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Health Workers, Facilities Under Attack in 23 Nations; UN Accused of Inaction

May 23, 2017
This hospital was damaged by clashes during a 79-day curfew from late 2015 to early 2016 in the city of Cizre in southeastern Turkey. Photo: Physicians for Human Rights

This hospital was damaged by clashes during a 79-day curfew from late 2015 to early 2016 in the city of Cizre in southeastern Turkey. Photo: Physicians for Human Rights

By David J. Olson

In 2012, two Pakistani health workers were out vaccinating children against polio when they were both shot by extremists. One of them died. The other, shot in the leg, had 11 metal rods inserted into his leg and was hospitalized for three months.

In November, I met this remarkable man named Latif (his surname is withheld to protect his security). He is now fully recovered and back to work on the polio vaccination campaign. He told me he never considered giving up. Pakistan reported only two cases of wild poliovirus in 2017 as of May 17 and Latif is determined to see the polio campaign through to the end.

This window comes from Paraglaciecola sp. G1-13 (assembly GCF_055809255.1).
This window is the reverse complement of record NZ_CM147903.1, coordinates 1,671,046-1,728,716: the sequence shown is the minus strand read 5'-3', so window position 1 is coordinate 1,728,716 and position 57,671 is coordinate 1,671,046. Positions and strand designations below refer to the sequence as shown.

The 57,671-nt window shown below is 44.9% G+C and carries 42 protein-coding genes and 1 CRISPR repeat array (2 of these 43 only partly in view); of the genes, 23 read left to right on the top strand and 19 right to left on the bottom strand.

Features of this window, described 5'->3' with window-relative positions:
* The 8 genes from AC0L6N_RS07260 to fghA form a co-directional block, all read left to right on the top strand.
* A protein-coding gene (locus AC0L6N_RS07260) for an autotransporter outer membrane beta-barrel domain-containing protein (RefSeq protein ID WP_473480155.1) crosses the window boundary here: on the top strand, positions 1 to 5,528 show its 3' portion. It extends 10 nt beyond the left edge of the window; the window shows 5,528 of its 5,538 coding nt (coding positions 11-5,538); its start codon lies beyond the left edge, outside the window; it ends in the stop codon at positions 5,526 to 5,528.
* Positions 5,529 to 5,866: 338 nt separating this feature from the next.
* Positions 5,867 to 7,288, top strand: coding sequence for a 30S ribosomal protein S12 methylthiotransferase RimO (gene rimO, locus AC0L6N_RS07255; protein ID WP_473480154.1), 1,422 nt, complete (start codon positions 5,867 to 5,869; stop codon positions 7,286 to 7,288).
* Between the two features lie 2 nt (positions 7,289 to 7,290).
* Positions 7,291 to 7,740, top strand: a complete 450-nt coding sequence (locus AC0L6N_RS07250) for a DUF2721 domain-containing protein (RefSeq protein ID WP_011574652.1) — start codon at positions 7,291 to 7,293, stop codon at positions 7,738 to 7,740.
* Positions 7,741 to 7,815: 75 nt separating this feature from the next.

The attack on Latif is only one example of a tragic phenomenon that is not getting better – violence against heath workers and health facilities. In 2016, the extent and intensity of such violence “remained alarmingly high,” according to a new report released by the Safeguarding Health in Conflict Coalition.” The report also found that accountability for committing these attacks remains inadequate or non-existent.

The violence isn’t always perpetrated by terrorists. Sometimes it is committed by the police or the country’s military institutions that should be ensuring tranquility.